Why our own model of the world informs our beliefs about sharing passwords in a relationship

Would you trust a partner not to access your personal accounts after a break-up?

New research conducted by mobile phone insurance provider Better Buy Insurance suggests that nearly two-thirds of Brits (65%) don’t.

We asked performance trainer and life coach Jamie Skipper to share his views on the debate around trust and privacy in relationships.

As a life coach and NLP (neuro-linguistic programming) practitioner, I’ve coached hundreds of clients with “trust issues”.

I’ve also had the great pleasure of working with clients on their relationships and have even been a mediator between husband and wife.

And the one thing that always comes to the surface is the issue of trust.

In this context, the question many may ask is ‘why wouldn’t you share your passwords with your partner if you have nothing to hide?’.

To answer that, go back 30 years and ask yourself if you’d share your personal diary with your partner.

Your every thought and feeling about your life, in every changing moment?

You might answer ‘yes’, but I want you to really think about that for a moment.

We don’t keep diaries these days in the digital world, although we do have apps and notepads that can replace it.

Imagine your life on your smart phone – everything – your contacts, your messages, your social media, pictures and videos, everything stored digitally in the palm of your hand!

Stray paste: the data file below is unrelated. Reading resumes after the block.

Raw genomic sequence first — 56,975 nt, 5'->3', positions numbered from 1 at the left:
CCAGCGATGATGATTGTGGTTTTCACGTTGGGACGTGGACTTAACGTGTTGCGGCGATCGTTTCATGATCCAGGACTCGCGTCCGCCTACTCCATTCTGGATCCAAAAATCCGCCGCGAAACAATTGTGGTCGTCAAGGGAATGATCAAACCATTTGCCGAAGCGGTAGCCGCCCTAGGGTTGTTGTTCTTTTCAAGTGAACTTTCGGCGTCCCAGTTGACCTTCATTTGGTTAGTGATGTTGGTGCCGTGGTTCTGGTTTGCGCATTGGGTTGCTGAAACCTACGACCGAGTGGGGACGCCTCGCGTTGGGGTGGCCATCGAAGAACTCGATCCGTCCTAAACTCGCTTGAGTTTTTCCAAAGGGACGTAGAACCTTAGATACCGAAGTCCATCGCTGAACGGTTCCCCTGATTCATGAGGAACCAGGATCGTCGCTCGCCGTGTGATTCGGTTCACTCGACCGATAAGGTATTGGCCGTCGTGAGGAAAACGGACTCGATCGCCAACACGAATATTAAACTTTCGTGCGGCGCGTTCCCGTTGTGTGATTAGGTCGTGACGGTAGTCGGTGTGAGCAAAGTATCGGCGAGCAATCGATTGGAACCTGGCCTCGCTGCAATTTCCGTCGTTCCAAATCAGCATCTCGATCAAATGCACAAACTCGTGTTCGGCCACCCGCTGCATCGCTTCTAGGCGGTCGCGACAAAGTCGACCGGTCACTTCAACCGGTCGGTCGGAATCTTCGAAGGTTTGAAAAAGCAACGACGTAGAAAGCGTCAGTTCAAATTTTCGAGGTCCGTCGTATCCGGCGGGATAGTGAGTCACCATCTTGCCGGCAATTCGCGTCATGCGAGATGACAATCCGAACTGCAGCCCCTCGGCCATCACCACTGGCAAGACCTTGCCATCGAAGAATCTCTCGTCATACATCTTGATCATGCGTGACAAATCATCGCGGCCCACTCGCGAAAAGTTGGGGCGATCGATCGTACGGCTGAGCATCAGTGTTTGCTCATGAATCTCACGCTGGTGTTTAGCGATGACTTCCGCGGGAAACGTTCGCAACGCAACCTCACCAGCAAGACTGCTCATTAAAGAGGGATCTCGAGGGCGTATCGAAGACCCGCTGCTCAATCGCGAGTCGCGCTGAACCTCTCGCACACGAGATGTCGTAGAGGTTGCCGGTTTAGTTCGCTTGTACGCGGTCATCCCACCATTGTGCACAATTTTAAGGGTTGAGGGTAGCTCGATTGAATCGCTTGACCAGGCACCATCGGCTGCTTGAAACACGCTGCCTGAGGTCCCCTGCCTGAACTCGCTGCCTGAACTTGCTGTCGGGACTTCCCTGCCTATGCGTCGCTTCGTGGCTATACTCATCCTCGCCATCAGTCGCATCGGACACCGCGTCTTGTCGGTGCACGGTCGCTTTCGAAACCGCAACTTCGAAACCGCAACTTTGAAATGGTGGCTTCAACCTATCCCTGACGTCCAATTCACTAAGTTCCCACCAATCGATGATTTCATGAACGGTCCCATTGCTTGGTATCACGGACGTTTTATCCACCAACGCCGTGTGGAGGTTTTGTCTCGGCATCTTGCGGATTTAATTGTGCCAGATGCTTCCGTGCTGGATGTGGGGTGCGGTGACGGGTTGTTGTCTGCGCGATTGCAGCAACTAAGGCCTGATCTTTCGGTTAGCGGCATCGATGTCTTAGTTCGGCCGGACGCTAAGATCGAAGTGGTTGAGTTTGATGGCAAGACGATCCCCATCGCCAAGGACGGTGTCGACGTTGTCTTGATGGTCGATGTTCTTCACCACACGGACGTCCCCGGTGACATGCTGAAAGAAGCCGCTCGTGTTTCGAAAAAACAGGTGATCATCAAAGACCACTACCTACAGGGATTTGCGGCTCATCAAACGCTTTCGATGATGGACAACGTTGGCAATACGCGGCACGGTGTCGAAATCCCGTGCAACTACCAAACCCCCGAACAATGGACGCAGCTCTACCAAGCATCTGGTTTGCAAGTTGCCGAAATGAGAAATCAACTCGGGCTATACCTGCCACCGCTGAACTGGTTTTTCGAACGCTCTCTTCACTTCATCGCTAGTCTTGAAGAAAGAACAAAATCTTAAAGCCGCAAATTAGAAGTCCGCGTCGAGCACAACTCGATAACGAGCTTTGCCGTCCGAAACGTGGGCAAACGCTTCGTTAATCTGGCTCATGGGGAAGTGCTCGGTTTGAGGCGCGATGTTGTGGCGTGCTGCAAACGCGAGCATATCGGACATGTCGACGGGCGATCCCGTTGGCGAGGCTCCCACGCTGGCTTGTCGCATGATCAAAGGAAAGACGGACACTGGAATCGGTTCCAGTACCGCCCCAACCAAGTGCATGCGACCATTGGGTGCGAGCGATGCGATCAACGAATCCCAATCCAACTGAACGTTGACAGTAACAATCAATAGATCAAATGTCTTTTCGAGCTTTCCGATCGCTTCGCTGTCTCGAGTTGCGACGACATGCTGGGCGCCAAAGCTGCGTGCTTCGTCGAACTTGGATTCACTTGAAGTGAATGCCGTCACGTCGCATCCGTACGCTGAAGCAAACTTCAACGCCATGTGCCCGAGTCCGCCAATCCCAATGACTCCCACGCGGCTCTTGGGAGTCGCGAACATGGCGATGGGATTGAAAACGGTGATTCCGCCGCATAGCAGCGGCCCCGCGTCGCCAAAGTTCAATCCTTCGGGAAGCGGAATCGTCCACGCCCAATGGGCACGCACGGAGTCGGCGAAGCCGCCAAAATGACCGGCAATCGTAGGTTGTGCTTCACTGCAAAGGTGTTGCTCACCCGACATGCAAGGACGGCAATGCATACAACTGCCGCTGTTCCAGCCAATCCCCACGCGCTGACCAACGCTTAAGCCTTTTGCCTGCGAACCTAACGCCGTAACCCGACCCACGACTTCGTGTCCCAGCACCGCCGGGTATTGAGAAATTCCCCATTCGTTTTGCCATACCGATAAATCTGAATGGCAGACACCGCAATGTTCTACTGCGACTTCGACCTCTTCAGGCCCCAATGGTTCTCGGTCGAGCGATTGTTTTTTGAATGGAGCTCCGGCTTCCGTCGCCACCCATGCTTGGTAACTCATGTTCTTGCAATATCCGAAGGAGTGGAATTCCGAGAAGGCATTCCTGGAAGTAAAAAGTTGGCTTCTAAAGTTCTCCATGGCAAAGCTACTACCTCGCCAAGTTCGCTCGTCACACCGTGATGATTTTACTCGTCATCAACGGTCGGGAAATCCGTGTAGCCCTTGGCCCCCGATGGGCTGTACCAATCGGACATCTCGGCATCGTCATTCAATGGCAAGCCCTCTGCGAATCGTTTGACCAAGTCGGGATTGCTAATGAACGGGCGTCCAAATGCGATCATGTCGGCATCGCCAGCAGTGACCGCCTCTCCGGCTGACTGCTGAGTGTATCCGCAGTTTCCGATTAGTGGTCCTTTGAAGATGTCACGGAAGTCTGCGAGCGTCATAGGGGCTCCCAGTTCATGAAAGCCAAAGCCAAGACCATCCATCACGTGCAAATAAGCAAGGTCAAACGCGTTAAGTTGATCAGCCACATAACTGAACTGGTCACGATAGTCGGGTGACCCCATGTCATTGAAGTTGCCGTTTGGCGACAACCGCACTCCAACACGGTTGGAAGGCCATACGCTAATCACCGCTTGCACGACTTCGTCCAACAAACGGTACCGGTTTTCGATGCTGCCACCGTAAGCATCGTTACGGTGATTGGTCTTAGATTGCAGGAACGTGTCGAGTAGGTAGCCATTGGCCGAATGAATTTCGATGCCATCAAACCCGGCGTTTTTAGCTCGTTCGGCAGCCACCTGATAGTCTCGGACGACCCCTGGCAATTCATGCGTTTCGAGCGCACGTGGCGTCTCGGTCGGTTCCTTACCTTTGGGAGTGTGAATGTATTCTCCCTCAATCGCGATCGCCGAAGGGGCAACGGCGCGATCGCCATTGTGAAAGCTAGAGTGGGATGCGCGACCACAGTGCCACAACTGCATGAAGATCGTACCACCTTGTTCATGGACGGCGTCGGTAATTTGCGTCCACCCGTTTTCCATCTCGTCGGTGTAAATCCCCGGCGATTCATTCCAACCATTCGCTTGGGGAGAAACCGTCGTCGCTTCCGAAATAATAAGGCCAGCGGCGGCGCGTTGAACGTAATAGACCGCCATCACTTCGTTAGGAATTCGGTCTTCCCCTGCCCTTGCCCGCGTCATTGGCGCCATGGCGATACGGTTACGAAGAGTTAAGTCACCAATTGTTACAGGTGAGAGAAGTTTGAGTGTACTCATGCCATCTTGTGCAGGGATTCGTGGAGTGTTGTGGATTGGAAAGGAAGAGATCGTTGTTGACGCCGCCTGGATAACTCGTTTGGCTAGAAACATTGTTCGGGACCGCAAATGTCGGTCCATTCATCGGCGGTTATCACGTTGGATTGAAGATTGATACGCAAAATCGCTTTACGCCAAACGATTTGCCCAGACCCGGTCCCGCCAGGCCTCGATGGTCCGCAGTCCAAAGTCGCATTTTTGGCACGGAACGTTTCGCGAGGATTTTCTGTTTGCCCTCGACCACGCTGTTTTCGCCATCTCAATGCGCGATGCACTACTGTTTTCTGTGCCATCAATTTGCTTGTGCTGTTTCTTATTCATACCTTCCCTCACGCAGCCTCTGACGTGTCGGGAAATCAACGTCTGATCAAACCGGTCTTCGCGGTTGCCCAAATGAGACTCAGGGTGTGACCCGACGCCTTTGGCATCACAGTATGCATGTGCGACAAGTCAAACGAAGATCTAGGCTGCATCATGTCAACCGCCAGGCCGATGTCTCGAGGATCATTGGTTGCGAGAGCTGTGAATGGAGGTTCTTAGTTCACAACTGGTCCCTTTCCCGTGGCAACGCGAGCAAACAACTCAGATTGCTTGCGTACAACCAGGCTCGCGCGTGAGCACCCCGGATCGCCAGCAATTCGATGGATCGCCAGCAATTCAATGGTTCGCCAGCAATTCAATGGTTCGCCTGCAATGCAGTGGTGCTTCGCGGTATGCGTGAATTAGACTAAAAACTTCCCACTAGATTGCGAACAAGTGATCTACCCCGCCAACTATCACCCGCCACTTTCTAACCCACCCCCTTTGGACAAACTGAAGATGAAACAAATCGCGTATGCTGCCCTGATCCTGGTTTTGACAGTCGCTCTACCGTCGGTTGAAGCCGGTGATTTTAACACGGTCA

I believe trust starts with ‘the self’.  Everyone has different values and beliefs and we need to respect those, and when we think about our own individual view of the world, there’s no right or wrong.

In this context, both of the following statements, ‘If you have nothing to hide then you would share your passwords’ and ‘If you trusted me, I wouldn’t need to share my passwords’ are right according to your beliefs.

Know thyself before you ask your partner for their password or to share their phone.

Respect other people’s privacy and individuality, respect their model of the world and remember that your beliefs are not necessarily theirs.

Some people keep journals or notes on their phones, or they may have messaged their friends about an argument you had, or a friend may have confided in you and sent a personal message that is between friends.

It doesn’t always mean that someone is cheating on you if they don’t want to show you their phone or share their accounts with you.